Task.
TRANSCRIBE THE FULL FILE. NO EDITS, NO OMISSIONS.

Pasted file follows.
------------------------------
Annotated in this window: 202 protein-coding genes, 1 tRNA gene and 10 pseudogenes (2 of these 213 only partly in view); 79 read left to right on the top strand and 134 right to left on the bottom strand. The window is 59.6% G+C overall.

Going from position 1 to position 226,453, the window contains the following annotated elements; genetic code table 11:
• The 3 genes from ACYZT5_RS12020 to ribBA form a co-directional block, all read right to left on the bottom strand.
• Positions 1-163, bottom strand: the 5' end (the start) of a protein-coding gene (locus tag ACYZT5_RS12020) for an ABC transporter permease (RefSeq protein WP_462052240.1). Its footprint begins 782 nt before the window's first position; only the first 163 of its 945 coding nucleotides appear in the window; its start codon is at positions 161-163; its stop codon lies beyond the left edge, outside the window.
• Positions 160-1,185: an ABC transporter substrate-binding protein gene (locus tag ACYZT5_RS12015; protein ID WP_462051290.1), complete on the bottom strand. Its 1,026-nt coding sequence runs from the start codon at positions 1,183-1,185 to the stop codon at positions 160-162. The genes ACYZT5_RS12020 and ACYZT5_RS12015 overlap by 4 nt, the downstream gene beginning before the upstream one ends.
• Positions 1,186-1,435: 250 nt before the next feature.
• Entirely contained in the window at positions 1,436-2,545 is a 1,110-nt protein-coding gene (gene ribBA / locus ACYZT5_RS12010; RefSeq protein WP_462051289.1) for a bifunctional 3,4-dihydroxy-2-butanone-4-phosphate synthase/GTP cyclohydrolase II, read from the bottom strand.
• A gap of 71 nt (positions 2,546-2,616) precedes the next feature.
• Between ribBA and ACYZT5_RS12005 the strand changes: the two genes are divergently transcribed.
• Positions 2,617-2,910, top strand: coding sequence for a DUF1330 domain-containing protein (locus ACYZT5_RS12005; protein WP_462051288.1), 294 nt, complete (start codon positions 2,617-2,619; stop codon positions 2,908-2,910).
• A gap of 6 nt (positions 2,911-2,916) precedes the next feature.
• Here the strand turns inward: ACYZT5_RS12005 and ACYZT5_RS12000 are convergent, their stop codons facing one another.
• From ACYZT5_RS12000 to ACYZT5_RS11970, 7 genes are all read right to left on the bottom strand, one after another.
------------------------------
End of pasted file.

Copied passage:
Annotated in this window: 202 protein-coding genes, 1 tRNA gene and 10 pseudogenes (2 of these 213 only partly in view); 79 read left to right on the top strand and 134 right to left on the bottom strand. The window is 59.6% G+C overall.

Going from position 1 to position 226,453, the window contains the following annotated elements; genetic code table 11:
• The 3 genes from ACYZT5_RS12020 to ribBA form a co-directional block, all read right to left on the bottom strand.
• Positions 1-163, bottom strand: the 5' end (the start) of a protein-coding gene (locus tag ACYZT5_RS12020) for an ABC transporter permease (RefSeq protein WP_462052240.1). Its footprint begins 782 nt before the window's first position; only the first 163 of its 945 coding nucleotides appear in the window; its start codon is at positions 161-163; its stop codon lies beyond the left edge, outside the window.
• Positions 160-1,185: an ABC transporter substrate-binding protein gene (locus tag ACYZT5_RS12015; protein ID WP_462051290.1), complete on the bottom strand. Its 1,026-nt coding sequence runs from the start codon at positions 1,183-1,185 to the stop codon at positions 160-162. The genes ACYZT5_RS12020 and ACYZT5_RS12015 overlap by 4 nt, the downstream gene beginning before the upstream one ends.
• Positions 1,186-1,435: 250 nt before the next feature.
• Entirely contained in the window at positions 1,436-2,545 is a 1,110-nt protein-coding gene (gene ribBA / locus ACYZT5_RS12010; RefSeq protein WP_462051289.1) for a bifunctional 3,4-dihydroxy-2-butanone-4-phosphate synthase/GTP cyclohydrolase II, read from the bottom strand.
• A gap of 71 nt (positions 2,546-2,616) precedes the next feature.
• Between ribBA and ACYZT5_RS12005 the strand changes: the two genes are divergently transcribed.
• Positions 2,617-2,910, top strand: coding sequence for a DUF1330 domain-containing protein (locus ACYZT5_RS12005; protein WP_462051288.1), 294 nt, complete (start codon positions 2,617-2,619; stop codon positions 2,908-2,910).
• A gap of 6 nt (positions 2,911-2,916) precedes the next feature.
• Here the strand turns inward: ACYZT5_RS12005 and ACYZT5_RS12000 are convergent, their stop codons facing one another.
• From ACYZT5_RS12000 to ACYZT5_RS11970, 7 genes are all read right to left on the bottom strand, one after another.